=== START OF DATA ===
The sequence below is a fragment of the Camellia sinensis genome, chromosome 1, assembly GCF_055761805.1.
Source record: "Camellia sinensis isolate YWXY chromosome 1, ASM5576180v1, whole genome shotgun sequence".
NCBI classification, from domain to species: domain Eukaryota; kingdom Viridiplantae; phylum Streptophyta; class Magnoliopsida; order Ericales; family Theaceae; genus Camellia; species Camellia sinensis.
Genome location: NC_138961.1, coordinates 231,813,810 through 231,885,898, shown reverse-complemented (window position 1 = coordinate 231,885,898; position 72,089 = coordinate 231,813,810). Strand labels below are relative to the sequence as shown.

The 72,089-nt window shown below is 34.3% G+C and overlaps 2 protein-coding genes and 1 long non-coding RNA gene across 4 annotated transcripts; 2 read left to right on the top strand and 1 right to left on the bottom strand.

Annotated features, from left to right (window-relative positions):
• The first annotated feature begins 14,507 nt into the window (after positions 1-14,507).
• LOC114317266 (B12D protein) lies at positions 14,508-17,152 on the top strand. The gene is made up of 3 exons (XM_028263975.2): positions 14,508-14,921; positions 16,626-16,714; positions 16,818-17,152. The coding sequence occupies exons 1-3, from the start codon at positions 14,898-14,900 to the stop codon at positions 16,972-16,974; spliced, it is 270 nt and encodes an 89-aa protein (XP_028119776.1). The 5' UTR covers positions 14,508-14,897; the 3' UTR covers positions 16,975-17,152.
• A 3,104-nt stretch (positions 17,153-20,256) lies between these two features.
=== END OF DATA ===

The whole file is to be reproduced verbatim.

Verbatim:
The sequence below is a fragment of the Camellia sinensis genome, chromosome 1, assembly GCF_055761805.1.
Source record: "Camellia sinensis isolate YWXY chromosome 1, ASM5576180v1, whole genome shotgun sequence".
NCBI classification, from domain to species: domain Eukaryota; kingdom Viridiplantae; phylum Streptophyta; class Magnoliopsida; order Ericales; family Theaceae; genus Camellia; species Camellia sinensis.
Genome location: NC_138961.1, coordinates 231,813,810 through 231,885,898, shown reverse-complemented (window position 1 = coordinate 231,885,898; position 72,089 = coordinate 231,813,810). Strand labels below are relative to the sequence as shown.

The 72,089-nt window shown below is 34.3% G+C and overlaps 2 protein-coding genes and 1 long non-coding RNA gene across 4 annotated transcripts; 2 read left to right on the top strand and 1 right to left on the bottom strand.

Annotated features, from left to right (window-relative positions):
• The first annotated feature begins 14,507 nt into the window (after positions 1-14,507).
• LOC114317266 (B12D protein) lies at positions 14,508-17,152 on the top strand. The gene is made up of 3 exons (XM_028263975.2): positions 14,508-14,921; positions 16,626-16,714; positions 16,818-17,152. The coding sequence occupies exons 1-3, from the start codon at positions 14,898-14,900 to the stop codon at positions 16,972-16,974; spliced, it is 270 nt and encodes an 89-aa protein (XP_028119776.1). The 5' UTR covers positions 14,508-14,897; the 3' UTR covers positions 16,975-17,152.
• A 3,104-nt stretch (positions 17,153-20,256) lies between these two features.